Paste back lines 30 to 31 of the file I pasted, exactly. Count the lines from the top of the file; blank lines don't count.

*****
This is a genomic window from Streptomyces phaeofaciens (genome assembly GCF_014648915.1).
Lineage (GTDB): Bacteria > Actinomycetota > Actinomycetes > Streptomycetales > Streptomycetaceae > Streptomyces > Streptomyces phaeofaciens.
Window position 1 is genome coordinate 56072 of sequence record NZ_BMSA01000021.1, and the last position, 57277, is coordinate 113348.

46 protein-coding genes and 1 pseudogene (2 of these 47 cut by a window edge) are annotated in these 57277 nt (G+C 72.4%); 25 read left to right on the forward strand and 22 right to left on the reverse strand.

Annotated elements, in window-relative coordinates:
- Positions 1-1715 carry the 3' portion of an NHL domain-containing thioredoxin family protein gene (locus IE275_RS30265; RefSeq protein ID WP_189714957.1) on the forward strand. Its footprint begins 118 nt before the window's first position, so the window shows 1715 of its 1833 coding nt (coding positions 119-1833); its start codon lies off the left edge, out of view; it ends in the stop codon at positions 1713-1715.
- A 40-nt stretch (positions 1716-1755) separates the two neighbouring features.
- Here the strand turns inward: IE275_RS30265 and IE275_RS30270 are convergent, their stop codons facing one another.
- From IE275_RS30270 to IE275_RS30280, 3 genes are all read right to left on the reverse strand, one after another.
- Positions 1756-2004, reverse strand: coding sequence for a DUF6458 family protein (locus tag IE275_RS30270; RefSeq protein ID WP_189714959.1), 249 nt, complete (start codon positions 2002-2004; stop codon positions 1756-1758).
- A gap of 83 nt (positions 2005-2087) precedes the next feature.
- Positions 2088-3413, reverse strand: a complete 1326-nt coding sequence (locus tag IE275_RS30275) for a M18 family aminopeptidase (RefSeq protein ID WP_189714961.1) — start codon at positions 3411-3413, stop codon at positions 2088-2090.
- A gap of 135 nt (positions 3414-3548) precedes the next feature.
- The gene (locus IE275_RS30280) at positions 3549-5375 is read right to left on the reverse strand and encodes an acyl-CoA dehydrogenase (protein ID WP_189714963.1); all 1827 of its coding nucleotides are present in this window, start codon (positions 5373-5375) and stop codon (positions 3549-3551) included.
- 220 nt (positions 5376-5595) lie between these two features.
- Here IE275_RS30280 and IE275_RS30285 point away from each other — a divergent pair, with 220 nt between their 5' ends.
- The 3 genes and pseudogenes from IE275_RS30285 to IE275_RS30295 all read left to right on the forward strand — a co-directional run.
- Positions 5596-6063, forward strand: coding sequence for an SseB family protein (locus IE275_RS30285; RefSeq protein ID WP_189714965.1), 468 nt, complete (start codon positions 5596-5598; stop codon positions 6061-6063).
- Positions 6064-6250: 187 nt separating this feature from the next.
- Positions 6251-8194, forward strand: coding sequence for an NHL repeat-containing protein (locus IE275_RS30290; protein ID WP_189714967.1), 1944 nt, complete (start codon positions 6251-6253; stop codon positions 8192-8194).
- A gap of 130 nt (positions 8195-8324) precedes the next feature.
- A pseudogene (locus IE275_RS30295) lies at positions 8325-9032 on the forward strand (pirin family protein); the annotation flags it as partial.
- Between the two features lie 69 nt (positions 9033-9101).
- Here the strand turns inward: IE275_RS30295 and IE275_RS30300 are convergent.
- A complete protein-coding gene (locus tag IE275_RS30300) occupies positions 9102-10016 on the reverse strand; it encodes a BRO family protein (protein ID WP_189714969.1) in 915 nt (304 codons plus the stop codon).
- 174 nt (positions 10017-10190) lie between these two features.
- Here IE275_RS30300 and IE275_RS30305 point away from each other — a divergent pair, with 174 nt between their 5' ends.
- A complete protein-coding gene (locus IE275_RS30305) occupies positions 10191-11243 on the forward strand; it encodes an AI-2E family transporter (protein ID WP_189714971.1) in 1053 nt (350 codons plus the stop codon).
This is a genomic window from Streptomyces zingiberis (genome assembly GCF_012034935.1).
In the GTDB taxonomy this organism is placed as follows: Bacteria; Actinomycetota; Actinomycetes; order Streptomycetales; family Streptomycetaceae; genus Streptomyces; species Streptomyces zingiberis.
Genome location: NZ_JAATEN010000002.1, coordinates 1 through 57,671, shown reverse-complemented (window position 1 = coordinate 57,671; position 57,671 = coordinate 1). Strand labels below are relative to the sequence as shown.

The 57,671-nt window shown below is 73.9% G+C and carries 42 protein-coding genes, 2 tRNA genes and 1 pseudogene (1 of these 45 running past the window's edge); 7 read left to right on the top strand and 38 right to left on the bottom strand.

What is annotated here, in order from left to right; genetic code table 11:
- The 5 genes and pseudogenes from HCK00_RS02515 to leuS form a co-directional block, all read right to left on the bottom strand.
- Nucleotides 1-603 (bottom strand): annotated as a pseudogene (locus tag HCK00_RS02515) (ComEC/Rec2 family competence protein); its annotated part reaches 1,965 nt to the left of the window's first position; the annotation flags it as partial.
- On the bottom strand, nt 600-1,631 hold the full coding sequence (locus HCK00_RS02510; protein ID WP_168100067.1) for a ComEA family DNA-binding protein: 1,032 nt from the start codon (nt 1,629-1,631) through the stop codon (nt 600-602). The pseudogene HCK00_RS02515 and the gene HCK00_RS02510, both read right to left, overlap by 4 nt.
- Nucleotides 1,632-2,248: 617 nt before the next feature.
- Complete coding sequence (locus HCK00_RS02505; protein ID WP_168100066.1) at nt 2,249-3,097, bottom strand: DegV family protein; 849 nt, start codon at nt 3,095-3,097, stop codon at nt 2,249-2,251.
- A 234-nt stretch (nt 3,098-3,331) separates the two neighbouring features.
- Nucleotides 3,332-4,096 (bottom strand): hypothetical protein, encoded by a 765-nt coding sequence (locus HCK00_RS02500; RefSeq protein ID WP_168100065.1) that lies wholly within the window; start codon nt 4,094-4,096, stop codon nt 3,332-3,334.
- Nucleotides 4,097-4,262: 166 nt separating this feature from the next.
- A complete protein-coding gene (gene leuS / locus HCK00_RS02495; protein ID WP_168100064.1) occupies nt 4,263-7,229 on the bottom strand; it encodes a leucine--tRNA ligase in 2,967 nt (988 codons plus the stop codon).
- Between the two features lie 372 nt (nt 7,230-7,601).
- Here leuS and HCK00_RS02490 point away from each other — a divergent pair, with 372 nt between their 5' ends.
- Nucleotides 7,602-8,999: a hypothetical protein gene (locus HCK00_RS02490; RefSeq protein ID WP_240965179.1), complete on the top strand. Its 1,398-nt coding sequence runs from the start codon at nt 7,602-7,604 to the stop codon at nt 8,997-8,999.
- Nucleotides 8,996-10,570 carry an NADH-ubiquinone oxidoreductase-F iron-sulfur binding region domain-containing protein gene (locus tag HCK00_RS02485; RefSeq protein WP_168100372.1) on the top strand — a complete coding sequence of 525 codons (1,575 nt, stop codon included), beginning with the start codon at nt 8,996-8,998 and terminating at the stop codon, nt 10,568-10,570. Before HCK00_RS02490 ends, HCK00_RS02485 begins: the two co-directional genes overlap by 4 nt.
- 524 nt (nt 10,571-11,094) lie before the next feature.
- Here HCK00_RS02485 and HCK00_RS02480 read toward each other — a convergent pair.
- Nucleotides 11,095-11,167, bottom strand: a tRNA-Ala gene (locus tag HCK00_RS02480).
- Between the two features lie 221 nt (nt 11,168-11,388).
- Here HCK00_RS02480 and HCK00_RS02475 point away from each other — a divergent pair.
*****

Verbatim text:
In the GTDB taxonomy this organism is placed as follows: Bacteria; Actinomycetota; Actinomycetes; order Streptomycetales; family Streptomycetaceae; genus Streptomyces; species Streptomyces zingiberis.
Genome location: NZ_JAATEN010000002.1, coordinates 1 through 57,671, shown reverse-complemented (window position 1 = coordinate 57,671; position 57,671 = coordinate 1). Strand labels below are relative to the sequence as shown.